Novelist and essayist Diane Johnson is best known for her satirical novels L'Affaire and Le Divorce, which was a National Book Award finalist. She is a frequent contributor to The New York Review of Books.
Following its treatment of Robert Frost and Emily Dickinson, Sterling adds two more titles on American masters to the Poetry for Young People series: Carl Sandburg, edited by Frances Schoonmaker Bolin, illustrated by Steven Arcella, and Edgar Allan Poe, edited by Brod Bagert, illustrated by Carolynn Cobleigh. Each poem is accompanied by definitions of difficult words ($14.95 each, 48p, ages 7-up ISBN 0-8069-0818-1; -0820-3 May).
Gr 5 Up‘While both volumes offer a spacious format; a wide variety of poems; and colorful, interpretive illustrations, Sandburg is by far the stronger of the two. Poe suffers from the editor's explanations of what each poem means and from the inclusion of 8 prose passages placed in verse form, along with the 13 legitimate poems. Bagert's commentaries dampen rather than spark the imagination, and the doctored prose creates confusion between Poe's poems and tales. The realistic paintings are of uneven quality; the small vignettes are more effective than the full-page renderings. The 33 poems in Sandburg vary in length and theme, but most are the staples of anthologies, e.g., ``Fog,'' ``Arithmetic,'' and ``We Must Be Polite.'' The surrealistic illustrations, which appear to be rendered in pastels, are appealing; the soft edges and warm tones work well with Sandburg's imagery. Both books include a biographical sketch of the poet, footnotes providing definitions of difficult words, and a title index.‘Pat Katka, San Diego Public Library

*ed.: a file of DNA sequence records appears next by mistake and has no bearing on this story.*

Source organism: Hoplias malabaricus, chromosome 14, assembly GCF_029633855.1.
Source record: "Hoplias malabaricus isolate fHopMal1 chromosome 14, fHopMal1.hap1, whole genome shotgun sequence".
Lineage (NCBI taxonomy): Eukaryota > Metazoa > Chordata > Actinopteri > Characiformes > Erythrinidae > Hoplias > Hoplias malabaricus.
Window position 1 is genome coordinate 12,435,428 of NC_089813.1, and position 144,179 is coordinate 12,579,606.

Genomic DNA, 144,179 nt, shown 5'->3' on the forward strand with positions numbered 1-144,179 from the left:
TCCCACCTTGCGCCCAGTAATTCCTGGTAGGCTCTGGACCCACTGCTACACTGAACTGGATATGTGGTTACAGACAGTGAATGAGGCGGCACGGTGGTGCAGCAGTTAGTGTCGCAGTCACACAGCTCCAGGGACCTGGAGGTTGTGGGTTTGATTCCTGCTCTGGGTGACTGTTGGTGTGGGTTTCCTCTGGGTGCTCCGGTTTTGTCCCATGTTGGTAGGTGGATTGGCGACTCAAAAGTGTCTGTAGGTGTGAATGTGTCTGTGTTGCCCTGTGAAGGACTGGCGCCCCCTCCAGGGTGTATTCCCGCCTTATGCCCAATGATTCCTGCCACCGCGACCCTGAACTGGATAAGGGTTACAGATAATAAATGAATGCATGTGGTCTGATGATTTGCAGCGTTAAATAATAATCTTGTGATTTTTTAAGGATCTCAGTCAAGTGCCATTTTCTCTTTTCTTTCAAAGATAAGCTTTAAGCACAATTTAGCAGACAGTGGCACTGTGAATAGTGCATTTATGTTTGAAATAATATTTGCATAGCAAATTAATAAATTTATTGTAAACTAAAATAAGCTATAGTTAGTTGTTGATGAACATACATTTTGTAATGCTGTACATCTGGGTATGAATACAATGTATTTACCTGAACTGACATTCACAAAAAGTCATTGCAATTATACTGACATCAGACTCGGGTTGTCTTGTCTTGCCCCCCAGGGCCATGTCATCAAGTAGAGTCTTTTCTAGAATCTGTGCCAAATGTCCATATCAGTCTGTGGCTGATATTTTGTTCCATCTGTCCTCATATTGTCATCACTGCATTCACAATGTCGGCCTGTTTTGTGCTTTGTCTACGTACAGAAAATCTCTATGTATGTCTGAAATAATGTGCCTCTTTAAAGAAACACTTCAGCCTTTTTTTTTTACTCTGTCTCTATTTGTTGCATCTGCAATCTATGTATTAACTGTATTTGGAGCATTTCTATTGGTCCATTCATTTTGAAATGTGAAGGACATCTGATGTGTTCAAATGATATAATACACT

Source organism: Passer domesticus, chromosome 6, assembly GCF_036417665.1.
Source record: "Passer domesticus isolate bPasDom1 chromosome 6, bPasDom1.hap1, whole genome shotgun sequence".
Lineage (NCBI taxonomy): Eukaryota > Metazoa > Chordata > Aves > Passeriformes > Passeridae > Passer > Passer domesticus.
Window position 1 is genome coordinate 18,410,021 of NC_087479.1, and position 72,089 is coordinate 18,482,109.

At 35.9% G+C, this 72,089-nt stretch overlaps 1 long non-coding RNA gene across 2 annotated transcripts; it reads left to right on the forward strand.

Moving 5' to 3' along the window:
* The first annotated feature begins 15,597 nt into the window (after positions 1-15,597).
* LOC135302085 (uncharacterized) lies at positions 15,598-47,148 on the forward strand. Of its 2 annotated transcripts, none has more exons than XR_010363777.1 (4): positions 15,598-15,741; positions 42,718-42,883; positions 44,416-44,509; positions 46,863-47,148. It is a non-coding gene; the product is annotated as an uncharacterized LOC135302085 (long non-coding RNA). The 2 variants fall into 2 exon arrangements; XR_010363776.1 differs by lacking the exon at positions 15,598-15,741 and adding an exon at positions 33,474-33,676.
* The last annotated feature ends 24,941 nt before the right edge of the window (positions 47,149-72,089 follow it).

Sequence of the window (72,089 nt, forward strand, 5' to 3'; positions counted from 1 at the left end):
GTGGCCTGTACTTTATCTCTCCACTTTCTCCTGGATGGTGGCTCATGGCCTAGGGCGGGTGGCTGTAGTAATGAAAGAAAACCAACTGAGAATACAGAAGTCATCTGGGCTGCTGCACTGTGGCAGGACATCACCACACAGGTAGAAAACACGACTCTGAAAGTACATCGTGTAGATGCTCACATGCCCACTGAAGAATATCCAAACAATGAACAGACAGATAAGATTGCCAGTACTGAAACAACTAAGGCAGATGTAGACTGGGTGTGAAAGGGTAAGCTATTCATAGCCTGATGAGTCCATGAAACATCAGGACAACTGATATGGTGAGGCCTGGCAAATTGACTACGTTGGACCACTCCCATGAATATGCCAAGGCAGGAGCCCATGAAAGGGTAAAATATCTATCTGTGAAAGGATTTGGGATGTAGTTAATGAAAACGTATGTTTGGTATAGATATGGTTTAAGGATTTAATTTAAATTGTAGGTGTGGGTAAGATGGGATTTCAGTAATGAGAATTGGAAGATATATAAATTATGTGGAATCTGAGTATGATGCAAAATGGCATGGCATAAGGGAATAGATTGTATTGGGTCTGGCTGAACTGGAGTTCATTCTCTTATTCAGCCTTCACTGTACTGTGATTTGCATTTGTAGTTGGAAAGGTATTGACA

Poe, said to be the creator of the American Gothic tale and detective fiction, is well represented in this collection of 20 poems and short stories that was originally produced in 1954. The pieces illustrate several themes for which Poe was well known. For example, he felt that the death of a beautiful woman was the most poetical topic in the world. "The Raven," which made him famous, shows the incantatory or hypnotic quality of his rhythm, especially with Basil Rathbone's reading. Other horror tales included are "The Pit and the Pendulum," "The Black Cat," and "The Fall of the House of Usher." The people in his novels often die and then mysteriously return to life, usually after they have been entombed. In "The Imp of the Perverse," Poe expounds on his theory of humanity that we often do something simply because we should not. The literary world is grateful for his unique vision. Vincent Price and Rathbone, well-known actors, both perform excellently. Any serious collection of horror or detective fiction would not be complete without Poe's works. Highly recommended. Marjorie Lemon, SRCF-Mercer, PA Copyright 2001 Cahners Business Information.